Power and Data Restored in Mississippi, But Rebuilding Continues

By Steven M. Brown, editor in chief

The power is out at every home and every business. It’s the kind of nightmare electric utility managers, field technicians and customer service personnel wake up from in a cold sweat. There’s no power anywhere.

But this was no nightmare. It was reality. All of Mississippi Power’s 195,000 customers were left in the dark in the wake of Hurricane Katrina last year. Homes were destroyed. Electrical infrastructure was wiped off the map up to a mile inland from the Gulf of Mexico. In all, more than 65 percent of Mississippi Power’s T&D facilities had to be replaced or repaired after the storm. The utility has filed with the state’s public service commission for $277 million in damages, a figure that may rise still as Mississippi Power continues down the long path to making its system whole again.

Workers from Osmose Utility Services put in 2,360 hours of work to rebuild Mississippi Power’s data model after Hurricane Katrina.
Click here to enlarge image

Mississippi Power’s recovery effort immediately after Katrina was beyond admirable. Initial estimates were that power might not be restored for up to four weeks, but 12,000 outside workers from 23 states and Canada were brought in to try to beat that estimate.

Mission accomplished. Within 12 days, the company had restored power to all customers who were able to receive it-close to 169,000 customers. Upon receiving the Edison Electric Institute’s “Emergency Response Award” for its efforts, Mississippi Power president and CEO Anthony Topazi had this to say about his employees’ work: “They put aside their own personal losses to lead a truly inspired restoration effort.”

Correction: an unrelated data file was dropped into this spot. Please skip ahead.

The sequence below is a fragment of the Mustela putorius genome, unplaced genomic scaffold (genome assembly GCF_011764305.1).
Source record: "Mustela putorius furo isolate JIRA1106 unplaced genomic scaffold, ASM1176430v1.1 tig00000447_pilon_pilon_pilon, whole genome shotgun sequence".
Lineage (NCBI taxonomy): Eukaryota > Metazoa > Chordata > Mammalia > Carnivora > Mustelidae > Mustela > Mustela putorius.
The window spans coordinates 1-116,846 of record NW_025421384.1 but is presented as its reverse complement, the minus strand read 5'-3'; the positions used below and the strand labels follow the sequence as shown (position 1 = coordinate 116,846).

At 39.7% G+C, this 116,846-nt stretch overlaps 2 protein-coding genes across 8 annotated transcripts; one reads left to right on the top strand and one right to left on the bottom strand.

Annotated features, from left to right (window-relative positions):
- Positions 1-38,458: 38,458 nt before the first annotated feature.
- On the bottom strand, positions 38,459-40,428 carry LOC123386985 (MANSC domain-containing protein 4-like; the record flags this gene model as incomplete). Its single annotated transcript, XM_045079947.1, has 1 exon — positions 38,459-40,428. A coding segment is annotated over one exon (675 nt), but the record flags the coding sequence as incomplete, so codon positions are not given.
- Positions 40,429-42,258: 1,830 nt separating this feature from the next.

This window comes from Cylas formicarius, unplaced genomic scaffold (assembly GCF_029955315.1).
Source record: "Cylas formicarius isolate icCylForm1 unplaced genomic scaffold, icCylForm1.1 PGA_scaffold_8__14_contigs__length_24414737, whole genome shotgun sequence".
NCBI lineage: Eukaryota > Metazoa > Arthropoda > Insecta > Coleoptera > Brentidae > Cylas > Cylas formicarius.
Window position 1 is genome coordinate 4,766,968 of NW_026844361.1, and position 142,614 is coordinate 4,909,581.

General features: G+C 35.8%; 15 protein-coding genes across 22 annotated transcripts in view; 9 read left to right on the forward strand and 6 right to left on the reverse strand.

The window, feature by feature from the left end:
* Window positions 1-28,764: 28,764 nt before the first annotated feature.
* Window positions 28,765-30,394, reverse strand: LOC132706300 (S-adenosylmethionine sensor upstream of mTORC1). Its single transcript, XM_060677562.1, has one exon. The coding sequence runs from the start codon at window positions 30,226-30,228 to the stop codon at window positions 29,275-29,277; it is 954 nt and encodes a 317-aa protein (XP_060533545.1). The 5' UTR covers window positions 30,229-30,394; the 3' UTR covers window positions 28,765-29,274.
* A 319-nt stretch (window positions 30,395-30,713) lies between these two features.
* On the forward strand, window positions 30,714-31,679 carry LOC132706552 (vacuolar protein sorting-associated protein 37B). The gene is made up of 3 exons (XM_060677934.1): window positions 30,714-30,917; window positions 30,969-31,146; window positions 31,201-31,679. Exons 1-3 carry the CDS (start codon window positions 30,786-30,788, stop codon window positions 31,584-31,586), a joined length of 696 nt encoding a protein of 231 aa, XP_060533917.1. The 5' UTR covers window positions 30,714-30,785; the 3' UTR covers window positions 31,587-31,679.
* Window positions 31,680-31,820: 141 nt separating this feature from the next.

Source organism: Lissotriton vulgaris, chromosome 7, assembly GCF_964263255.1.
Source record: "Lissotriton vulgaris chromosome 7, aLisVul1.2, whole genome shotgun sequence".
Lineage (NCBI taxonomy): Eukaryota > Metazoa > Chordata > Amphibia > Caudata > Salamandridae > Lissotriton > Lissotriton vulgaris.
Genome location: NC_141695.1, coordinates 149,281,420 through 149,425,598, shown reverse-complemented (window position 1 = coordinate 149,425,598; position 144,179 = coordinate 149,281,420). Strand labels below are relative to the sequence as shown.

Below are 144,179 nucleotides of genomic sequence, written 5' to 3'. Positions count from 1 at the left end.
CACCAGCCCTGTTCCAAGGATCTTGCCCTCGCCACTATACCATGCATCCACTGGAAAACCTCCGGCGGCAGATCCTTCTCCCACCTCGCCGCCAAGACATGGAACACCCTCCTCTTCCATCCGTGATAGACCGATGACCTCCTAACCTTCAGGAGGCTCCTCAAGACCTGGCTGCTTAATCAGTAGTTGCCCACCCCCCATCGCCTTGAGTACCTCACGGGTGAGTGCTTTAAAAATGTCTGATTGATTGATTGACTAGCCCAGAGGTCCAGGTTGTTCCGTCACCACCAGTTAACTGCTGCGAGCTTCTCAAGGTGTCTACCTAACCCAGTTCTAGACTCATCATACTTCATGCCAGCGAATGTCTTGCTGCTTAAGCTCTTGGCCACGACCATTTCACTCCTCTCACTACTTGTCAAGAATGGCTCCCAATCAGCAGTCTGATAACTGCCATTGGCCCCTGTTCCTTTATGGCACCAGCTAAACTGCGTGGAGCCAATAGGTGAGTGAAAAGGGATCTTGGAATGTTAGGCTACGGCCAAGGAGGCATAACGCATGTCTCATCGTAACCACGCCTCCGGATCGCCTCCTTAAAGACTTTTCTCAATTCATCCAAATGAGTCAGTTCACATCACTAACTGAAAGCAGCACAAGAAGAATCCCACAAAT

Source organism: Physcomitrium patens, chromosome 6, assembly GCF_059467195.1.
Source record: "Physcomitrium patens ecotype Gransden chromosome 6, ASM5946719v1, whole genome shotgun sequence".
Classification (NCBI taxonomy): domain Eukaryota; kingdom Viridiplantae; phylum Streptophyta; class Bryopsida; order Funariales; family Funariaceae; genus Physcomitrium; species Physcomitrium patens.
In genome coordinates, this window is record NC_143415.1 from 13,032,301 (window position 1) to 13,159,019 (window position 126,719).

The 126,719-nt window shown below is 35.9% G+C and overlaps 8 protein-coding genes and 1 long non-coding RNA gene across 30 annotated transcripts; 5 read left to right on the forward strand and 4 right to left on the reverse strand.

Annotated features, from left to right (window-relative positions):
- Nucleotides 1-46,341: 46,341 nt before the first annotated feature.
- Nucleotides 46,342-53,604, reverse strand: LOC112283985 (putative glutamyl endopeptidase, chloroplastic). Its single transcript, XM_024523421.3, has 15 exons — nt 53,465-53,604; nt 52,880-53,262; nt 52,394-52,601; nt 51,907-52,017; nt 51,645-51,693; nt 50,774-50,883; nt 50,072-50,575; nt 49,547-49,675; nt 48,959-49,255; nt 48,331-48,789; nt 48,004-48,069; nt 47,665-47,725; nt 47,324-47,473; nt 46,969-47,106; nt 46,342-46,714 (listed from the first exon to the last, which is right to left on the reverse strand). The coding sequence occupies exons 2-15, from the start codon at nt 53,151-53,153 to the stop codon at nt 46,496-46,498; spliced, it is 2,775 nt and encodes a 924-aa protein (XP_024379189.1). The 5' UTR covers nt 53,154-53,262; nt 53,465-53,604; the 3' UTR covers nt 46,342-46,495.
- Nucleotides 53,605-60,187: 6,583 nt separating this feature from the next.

Perhaps lost in the flood of reports from the hurricane-ravaged Gulf states is the fact that most of the utility workers involved in restoration work truly did suffer some amount of personal loss. Charlie Sentell, Mississippi Power’s customer operations manager, noted that more than half of the company’s employees sustained either major damage, flooding or complete destruction to their homes as a result of Katrina.

“It was personal,” Sentell said.

Lou Occhi, Mississippi Power’s distribution technical support supervisor, had two feet of water in his home. He was one of the luckier ones.

“Everybody down here who had family in the area, somebody in the family got nailed by the hurricane,” Occhi said. “My mom and dad stayed at our house because we only had two feet of water in it. Their house was gone.”

Restoring More than Poles and Wires